Holding yourself accountable is one of the hardest, yet most important introspective tasks. I should know, I avoided it for so many years. It’s easy to blame others when things fail. It’s incredibly difficult to turn that attention inwards. Today, we’re going to look at why accountability is important when things start to go wrong in life.
Accountable people understand the influence of the past
Every action has consequences. This statement acts as the foundation of accountability. It seems simple enough but let’s look at it more closely. There are two main components, the action and, the consequence. The key to holding ourselves accountable is having a deep understanding of each element.
However, we tend to overlook the first part, the action. The truth is that most of us don’t have a clue why we do the things we do. We often use words like ‘habit’ or ‘instinct’ to explain ourselves, but that’s where the investigation ends. Why do you bite your nails? I don’t know, I’m a creature of habit. Why do you always talk bad about yourself? I’m not sure, I’ve just always done it.
If we can’t fully grasp the reasons behind our actions then how can we even begin to hold ourselves accountable for its consequences? How can we learn from failure if we don’t understand the actions leading up to the failure?
To understand the motivations behind our actions, we must go all the way back to our early years. So many of us disregard its relevance when discussing accountability. The truth is that the experiences that we go through during childhood often have long-lasting impacts. Research into the relationship between how our parents treated us and how we treat our current partners provides a lot of evidence for this (attachment theory). Understanding this has made me realise why so many relationships these days end in failure.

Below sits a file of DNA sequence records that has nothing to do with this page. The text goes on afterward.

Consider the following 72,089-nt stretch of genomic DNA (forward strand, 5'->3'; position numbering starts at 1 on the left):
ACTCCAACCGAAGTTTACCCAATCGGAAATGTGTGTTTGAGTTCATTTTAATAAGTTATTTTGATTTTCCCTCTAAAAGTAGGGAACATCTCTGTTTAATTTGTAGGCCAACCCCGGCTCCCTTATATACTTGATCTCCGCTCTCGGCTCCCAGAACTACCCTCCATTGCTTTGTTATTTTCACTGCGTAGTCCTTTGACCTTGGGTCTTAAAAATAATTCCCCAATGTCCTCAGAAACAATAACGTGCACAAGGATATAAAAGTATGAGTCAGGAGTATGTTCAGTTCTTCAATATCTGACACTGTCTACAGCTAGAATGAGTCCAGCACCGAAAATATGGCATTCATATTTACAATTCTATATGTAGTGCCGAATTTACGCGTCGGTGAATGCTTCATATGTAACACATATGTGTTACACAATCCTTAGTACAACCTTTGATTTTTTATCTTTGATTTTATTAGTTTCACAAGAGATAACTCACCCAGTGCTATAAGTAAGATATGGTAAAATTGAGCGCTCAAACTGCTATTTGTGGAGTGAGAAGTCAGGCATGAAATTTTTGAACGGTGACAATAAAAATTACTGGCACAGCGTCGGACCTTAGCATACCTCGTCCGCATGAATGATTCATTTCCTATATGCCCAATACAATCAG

Attachment theory shows us that people who experienced inconsistent affection as children tend to develop unhealthy patterns in adult relationships. However, most of us are completely unaware of these behaviours. For example, those who always had to prove themselves to their parents in some way to get affection will also be desperate to prove themselves to their parents in relationships.
These people will require constant assurance from their partners. They need to know that the relationship is going perfect, because that is what they craved from their parents growing up. If you’re unaware of these childhood influences, you’ll simply be blind to the fact that these behaviours can kill a relationship.
If you’re interested in learning more about attachment theory, I’d recommend these resources.
The whole point of this section is to make you realize that if you want to be accountable then, the first step is understanding why you do the things you do. What is driving your motivations? There will be surface-level answers that will be pretty and convenient, but you will need to go deep within to find the inconvenient truth.
Accountable people master their emotions in the present